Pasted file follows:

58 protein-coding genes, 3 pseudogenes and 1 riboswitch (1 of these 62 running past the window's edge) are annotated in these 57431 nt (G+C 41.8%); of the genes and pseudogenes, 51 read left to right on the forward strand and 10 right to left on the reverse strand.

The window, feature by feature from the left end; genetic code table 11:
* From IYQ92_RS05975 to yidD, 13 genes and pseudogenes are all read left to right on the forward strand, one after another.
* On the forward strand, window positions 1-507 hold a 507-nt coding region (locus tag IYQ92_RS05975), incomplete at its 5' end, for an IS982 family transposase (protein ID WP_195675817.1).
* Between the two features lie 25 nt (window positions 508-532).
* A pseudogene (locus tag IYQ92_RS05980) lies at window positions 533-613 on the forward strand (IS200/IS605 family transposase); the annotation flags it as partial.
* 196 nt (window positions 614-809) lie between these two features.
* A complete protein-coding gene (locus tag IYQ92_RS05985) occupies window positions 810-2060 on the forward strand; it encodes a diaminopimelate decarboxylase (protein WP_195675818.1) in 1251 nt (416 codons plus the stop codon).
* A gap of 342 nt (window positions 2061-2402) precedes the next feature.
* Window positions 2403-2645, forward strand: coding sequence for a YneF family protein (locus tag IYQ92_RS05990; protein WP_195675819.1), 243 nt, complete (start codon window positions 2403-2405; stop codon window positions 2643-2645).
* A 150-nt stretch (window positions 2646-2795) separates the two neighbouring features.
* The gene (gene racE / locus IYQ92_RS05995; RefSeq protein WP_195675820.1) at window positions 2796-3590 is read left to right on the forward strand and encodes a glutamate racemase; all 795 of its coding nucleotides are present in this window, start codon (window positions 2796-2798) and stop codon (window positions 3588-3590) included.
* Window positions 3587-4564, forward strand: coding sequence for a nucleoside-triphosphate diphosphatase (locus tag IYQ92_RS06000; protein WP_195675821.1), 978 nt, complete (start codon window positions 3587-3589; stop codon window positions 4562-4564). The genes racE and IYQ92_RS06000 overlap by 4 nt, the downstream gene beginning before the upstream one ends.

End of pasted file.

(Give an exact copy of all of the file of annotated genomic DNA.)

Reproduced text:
58 protein-coding genes, 3 pseudogenes and 1 riboswitch (1 of these 62 running past the window's edge) are annotated in these 57431 nt (G+C 41.8%); of the genes and pseudogenes, 51 read left to right on the forward strand and 10 right to left on the reverse strand.

The window, feature by feature from the left end; genetic code table 11:
* From IYQ92_RS05975 to yidD, 13 genes and pseudogenes are all read left to right on the forward strand, one after another.
* On the forward strand, window positions 1-507 hold a 507-nt coding region (locus tag IYQ92_RS05975), incomplete at its 5' end, for an IS982 family transposase (protein ID WP_195675817.1).
* Between the two features lie 25 nt (window positions 508-532).
* A pseudogene (locus tag IYQ92_RS05980) lies at window positions 533-613 on the forward strand (IS200/IS605 family transposase); the annotation flags it as partial.
* 196 nt (window positions 614-809) lie between these two features.
* A complete protein-coding gene (locus tag IYQ92_RS05985) occupies window positions 810-2060 on the forward strand; it encodes a diaminopimelate decarboxylase (protein WP_195675818.1) in 1251 nt (416 codons plus the stop codon).
* A gap of 342 nt (window positions 2061-2402) precedes the next feature.
* Window positions 2403-2645, forward strand: coding sequence for a YneF family protein (locus tag IYQ92_RS05990; protein WP_195675819.1), 243 nt, complete (start codon window positions 2403-2405; stop codon window positions 2643-2645).
* A 150-nt stretch (window positions 2646-2795) separates the two neighbouring features.
* The gene (gene racE / locus IYQ92_RS05995; RefSeq protein WP_195675820.1) at window positions 2796-3590 is read left to right on the forward strand and encodes a glutamate racemase; all 795 of its coding nucleotides are present in this window, start codon (window positions 2796-2798) and stop codon (window positions 3588-3590) included.
* Window positions 3587-4564, forward strand: coding sequence for a nucleoside-triphosphate diphosphatase (locus tag IYQ92_RS06000; protein WP_195675821.1), 978 nt, complete (start codon window positions 3587-3589; stop codon window positions 4562-4564). The genes racE and IYQ92_RS06000 overlap by 4 nt, the downstream gene beginning before the upstream one ends.